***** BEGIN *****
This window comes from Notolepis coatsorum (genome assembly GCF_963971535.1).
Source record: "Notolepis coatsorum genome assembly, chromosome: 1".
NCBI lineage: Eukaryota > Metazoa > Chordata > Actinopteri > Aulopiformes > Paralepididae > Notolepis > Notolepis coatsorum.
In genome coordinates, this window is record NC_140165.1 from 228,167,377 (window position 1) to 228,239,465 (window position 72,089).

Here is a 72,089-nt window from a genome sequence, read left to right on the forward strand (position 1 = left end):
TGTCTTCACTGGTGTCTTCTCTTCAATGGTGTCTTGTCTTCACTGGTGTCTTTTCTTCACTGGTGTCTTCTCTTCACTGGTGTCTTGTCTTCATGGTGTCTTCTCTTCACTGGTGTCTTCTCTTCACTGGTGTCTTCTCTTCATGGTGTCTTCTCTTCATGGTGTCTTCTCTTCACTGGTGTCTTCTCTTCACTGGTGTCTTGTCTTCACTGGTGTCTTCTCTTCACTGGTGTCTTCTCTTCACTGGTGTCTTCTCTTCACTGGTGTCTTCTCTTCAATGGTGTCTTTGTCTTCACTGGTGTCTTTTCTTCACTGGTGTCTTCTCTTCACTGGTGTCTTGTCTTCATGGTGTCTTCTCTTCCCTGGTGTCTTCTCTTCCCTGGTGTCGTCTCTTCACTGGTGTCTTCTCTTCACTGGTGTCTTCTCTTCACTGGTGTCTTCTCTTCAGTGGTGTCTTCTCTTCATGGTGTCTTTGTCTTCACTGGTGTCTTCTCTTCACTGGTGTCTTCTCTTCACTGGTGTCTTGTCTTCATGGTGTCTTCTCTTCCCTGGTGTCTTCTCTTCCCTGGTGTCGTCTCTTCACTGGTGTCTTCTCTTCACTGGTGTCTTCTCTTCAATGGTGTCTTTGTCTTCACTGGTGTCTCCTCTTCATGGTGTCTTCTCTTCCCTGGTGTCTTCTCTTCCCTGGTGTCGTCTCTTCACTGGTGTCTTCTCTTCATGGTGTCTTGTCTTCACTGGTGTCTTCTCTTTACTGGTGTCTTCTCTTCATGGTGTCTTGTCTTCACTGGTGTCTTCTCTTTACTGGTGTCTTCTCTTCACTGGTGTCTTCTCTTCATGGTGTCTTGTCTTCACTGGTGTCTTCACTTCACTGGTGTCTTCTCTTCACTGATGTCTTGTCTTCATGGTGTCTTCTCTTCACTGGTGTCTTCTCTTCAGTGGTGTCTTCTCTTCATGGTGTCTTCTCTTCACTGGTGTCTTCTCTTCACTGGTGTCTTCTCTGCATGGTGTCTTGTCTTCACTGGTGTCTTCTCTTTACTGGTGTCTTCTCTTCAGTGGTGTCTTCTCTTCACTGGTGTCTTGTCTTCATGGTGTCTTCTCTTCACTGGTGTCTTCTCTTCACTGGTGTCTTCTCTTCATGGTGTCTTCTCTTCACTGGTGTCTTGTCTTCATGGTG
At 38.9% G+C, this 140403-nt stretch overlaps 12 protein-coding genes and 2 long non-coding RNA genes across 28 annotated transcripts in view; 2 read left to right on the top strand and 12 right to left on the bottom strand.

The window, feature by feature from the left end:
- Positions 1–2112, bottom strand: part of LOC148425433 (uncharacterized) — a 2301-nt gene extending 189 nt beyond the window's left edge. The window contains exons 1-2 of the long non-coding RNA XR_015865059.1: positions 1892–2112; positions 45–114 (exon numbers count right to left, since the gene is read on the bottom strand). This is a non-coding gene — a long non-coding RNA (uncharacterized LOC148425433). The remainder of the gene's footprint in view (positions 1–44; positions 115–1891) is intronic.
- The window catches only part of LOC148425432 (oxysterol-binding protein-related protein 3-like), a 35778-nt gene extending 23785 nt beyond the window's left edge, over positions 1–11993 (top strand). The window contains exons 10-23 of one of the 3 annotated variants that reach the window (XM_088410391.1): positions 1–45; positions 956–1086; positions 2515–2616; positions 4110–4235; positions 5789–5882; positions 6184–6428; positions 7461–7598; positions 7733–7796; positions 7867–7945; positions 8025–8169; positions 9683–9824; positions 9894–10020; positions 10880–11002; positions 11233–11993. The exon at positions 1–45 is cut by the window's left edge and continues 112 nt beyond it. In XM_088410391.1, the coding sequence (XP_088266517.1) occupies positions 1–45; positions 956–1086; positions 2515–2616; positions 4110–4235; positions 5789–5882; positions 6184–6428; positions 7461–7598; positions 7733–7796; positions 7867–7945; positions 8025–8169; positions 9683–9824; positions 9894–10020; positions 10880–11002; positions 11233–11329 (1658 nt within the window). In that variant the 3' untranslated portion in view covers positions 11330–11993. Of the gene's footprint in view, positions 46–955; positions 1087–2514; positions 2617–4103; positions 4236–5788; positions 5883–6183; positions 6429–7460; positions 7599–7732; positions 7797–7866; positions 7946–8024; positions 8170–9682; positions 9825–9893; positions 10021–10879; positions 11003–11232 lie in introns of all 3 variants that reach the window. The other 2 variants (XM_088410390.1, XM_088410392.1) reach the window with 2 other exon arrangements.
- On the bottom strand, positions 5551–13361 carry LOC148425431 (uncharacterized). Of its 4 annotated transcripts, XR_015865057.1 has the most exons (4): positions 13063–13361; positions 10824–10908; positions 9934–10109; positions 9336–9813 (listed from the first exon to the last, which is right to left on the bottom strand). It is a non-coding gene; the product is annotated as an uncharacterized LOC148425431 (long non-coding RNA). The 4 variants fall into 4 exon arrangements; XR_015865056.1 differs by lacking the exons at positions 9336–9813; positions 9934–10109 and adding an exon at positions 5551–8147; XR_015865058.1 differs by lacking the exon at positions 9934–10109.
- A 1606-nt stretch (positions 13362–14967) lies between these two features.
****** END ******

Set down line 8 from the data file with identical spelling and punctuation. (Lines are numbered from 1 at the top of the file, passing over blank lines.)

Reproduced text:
The window, feature by feature from the left end: